Heterosis and combining ability among CIMMYT’s mid-altitude early to intermediate maturing maize (Zea mays L.) populations

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Published in Maydica 54: 97-107, 2009

Heterosis and combining ability among CIMMYT’s mid-altitude early to intermediate maturing maize (Zea mays L.) populations.

B S Vivek, J Crossa, G Alvarado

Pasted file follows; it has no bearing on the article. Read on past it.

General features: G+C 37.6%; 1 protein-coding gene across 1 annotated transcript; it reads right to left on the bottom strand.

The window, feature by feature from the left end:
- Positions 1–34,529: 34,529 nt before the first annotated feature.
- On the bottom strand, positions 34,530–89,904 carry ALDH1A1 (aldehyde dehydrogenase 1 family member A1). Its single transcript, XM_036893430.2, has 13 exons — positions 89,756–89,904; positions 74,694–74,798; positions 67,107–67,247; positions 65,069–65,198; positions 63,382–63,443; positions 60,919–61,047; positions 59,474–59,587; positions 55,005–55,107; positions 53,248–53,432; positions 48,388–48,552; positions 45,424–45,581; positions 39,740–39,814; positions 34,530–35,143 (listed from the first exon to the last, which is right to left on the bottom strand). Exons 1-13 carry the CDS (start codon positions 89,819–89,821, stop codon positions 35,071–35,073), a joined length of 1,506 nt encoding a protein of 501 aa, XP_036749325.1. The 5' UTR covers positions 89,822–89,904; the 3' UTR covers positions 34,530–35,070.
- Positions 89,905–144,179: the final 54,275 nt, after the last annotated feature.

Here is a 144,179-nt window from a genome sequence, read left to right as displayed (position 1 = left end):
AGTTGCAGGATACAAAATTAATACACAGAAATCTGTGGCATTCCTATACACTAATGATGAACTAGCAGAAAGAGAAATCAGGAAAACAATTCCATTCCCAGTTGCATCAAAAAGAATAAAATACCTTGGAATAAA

Maize is an important food crop in sub-Saharan Africa. There is an increasing demand for early maturing maize cultivars even though long-season maize cultivars yield more than early maturing cultivars under favourable conditions. This is because vast areas of maize are routinely affected by drought and low N fertility and early maturing maize cultivars offer more flexibility than full season cultivars for a farmer with respect to cultivation and food security. CIMMYT’s early maturing maize program, which aims to supply seed to approximately 3 million hectares of maize area in east and southern Africa lacks adequate information on heterotic relationships of its germplasm. 190 crosses (generated from a diallel of eighteen populations and two within heterotic group single crosses) and their 20 parentals were evaluated for heterotic relationships at six locations in Zimbabwe (four optimal conditions of rainfall and fertilizers (but different agro-ecological regions / mega-environments), one managed low nitrogen environment and one managed drought environment). Three heterotic patterns were seen under stress while six heterotic patterns were seen under optimal conditions. P9 (CML312/CML442) expressed a consistent heterotic pattern across stress and non-stress environments thus justifying its continued use as a tester. Moving towards the use of multiple heterotic groups in the CIMMYT-Zimbabwe program may be worthwhile provided that the budgetary scenario still supports its core mandate of germplasm development, germplasm exchange and strengthening of national research systems.

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